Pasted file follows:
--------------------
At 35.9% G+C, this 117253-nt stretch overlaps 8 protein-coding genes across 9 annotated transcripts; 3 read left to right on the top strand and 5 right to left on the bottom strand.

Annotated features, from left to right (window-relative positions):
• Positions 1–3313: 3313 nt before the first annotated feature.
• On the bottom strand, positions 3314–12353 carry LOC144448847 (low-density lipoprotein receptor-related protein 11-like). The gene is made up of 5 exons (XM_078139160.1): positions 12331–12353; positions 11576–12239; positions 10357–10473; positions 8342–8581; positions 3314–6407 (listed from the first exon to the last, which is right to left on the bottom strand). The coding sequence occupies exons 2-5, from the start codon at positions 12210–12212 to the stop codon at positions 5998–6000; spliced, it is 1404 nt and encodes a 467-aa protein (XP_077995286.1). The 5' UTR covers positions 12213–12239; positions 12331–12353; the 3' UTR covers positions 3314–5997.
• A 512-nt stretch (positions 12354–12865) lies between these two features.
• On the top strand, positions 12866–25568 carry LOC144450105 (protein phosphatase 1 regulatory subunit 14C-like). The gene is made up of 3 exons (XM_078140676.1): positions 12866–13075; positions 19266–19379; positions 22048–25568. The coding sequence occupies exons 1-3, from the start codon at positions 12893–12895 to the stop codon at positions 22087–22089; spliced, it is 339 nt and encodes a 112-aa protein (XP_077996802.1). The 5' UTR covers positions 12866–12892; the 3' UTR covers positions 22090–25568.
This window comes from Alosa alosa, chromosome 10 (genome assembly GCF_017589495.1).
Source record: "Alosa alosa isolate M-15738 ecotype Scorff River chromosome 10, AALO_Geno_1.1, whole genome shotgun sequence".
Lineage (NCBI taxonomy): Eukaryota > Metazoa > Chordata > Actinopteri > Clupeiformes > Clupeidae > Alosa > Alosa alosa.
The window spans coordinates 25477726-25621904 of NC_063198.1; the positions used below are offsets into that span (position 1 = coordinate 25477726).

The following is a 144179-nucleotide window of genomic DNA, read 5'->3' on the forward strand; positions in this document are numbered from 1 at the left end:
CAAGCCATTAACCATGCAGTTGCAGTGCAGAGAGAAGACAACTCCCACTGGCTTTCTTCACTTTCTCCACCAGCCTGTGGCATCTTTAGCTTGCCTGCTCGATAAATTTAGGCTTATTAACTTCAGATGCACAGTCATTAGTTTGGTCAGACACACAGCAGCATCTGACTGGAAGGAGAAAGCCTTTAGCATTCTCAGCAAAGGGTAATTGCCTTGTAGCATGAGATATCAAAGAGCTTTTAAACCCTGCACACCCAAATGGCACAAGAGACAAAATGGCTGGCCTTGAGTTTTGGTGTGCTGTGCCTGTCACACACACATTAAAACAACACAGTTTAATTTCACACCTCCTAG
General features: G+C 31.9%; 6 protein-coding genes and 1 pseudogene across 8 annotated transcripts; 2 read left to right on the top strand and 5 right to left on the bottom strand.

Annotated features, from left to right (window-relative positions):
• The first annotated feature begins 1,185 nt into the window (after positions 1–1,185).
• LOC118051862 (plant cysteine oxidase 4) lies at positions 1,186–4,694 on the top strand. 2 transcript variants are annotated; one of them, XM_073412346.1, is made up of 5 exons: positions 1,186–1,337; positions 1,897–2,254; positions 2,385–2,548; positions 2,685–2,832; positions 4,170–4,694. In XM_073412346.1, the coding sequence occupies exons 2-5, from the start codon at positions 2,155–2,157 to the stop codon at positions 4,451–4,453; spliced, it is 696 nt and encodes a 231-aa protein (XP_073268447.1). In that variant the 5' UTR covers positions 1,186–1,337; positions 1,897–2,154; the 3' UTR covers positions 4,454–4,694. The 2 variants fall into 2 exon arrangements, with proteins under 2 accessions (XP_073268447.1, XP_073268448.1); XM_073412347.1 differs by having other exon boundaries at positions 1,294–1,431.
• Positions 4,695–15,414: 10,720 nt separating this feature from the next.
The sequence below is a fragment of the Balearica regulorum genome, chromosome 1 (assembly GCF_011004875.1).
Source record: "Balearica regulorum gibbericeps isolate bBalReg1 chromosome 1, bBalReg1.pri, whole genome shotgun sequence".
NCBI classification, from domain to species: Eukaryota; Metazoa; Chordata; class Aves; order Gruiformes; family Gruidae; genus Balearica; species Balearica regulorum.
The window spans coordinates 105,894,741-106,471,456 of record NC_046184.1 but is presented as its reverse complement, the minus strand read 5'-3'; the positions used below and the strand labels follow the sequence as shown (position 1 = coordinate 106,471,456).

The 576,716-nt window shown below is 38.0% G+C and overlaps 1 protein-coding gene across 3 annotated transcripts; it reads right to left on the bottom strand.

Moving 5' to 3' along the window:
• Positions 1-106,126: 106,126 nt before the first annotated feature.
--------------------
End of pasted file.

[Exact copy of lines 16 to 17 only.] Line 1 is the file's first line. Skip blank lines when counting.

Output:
• LOC118051862 (plant cysteine oxidase 4) lies at positions 1,186–4,694 on the top strand. 2 transcript variants are annotated; one of them, XM_073412346.1, is made up of 5 exons: positions 1,186–1,337; positions 1,897–2,254; positions 2,385–2,548; positions 2,685–2,832; positions 4,170–4,694. In XM_073412346.1, the coding sequence occupies exons 2-5, from the start codon at positions 2,155–2,157 to the stop codon at positions 4,451–4,453; spliced, it is 696 nt and encodes a 231-aa protein (XP_073268447.1). In that variant the 5' UTR covers positions 1,186–1,337; positions 1,897–2,154; the 3' UTR covers positions 4,454–4,694. The 2 variants fall into 2 exon arrangements, with proteins under 2 accessions (XP_073268447.1, XP_073268448.1); XM_073412347.1 differs by having other exon boundaries at positions 1,294–1,431.
• Positions 4,695–15,414: 10,720 nt separating this feature from the next.